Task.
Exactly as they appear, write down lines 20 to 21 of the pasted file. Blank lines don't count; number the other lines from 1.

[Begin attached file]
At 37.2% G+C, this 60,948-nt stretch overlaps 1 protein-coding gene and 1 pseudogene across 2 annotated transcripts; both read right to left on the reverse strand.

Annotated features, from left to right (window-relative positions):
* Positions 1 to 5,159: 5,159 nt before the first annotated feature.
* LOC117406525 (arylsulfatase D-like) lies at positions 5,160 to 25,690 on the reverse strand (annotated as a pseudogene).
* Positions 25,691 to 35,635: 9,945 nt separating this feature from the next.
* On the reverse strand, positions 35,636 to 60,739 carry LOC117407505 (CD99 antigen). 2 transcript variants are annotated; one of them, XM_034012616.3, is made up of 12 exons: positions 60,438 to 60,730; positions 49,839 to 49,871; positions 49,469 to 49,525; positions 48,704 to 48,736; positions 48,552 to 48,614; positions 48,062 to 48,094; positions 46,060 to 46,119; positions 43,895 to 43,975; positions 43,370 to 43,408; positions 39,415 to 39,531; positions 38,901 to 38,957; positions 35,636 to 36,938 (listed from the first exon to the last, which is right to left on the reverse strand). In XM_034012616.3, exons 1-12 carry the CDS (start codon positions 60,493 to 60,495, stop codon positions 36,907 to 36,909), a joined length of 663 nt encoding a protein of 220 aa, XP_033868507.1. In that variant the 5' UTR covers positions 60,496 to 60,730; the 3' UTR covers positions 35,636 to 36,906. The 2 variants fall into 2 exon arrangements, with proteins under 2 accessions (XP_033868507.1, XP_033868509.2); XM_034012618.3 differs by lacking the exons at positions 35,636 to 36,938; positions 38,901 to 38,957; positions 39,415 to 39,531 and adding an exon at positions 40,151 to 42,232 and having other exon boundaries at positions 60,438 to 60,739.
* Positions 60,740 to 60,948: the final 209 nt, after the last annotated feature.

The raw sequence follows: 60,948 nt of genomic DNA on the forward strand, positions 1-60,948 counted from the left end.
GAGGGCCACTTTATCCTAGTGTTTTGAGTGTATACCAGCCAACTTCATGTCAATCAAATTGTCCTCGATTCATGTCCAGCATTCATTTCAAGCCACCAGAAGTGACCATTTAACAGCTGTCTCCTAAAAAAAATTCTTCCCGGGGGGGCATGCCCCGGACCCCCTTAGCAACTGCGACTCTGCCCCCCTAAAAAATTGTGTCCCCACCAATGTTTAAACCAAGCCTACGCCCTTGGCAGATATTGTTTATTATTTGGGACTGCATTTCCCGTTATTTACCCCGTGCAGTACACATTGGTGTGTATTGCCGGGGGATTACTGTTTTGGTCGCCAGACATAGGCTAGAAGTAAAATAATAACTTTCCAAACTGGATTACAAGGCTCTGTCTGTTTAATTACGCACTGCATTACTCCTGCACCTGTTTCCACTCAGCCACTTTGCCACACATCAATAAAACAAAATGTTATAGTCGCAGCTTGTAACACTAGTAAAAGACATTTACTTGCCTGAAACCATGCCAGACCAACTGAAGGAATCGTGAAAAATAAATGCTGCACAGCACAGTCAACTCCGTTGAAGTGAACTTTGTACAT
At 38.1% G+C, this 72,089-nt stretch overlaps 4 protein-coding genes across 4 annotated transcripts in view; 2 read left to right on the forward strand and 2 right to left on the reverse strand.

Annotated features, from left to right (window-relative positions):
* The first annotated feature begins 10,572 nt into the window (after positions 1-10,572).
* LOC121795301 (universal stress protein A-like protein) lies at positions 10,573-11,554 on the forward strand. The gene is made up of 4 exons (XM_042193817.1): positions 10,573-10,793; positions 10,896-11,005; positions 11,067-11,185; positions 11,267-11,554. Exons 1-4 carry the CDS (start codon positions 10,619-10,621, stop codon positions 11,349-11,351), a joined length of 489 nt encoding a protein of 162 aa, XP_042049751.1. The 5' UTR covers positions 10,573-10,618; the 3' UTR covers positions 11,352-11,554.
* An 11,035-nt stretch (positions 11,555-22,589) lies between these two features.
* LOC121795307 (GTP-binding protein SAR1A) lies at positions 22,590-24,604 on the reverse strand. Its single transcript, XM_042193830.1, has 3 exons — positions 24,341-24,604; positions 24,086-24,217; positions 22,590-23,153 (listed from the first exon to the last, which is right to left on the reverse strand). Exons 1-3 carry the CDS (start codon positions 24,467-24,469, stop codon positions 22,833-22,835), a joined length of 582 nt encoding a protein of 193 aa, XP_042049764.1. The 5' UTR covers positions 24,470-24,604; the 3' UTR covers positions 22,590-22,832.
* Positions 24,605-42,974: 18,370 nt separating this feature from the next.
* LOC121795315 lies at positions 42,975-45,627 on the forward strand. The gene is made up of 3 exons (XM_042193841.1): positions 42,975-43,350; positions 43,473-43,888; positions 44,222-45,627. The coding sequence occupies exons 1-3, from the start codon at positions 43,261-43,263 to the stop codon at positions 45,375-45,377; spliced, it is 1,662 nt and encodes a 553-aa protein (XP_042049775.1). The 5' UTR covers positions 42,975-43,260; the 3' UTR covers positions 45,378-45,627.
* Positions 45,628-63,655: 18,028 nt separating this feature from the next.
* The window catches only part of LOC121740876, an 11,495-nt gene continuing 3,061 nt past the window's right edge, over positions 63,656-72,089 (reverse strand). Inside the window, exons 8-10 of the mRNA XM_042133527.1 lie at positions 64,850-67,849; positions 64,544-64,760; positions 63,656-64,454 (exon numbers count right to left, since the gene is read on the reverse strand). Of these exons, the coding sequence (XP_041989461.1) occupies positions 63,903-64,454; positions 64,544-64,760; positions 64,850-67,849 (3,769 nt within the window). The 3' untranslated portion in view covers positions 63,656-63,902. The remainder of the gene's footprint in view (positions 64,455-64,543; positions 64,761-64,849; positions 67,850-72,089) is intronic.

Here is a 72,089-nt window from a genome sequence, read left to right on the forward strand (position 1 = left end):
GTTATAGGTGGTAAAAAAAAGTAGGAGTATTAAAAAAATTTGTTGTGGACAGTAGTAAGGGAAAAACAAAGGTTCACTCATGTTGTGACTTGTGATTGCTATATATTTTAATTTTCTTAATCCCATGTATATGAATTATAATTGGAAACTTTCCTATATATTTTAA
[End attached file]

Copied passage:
Here is a 72,089-nt window from a genome sequence, read left to right on the forward strand (position 1 = left end):
GTTATAGGTGGTAAAAAAAAGTAGGAGTATTAAAAAAATTTGTTGTGGACAGTAGTAAGGGAAAAACAAAGGTTCACTCATGTTGTGACTTGTGATTGCTATATATTTTAATTTTCTTAATCCCATGTATATGAATTATAATTGGAAACTTTCCTATATATTTTAA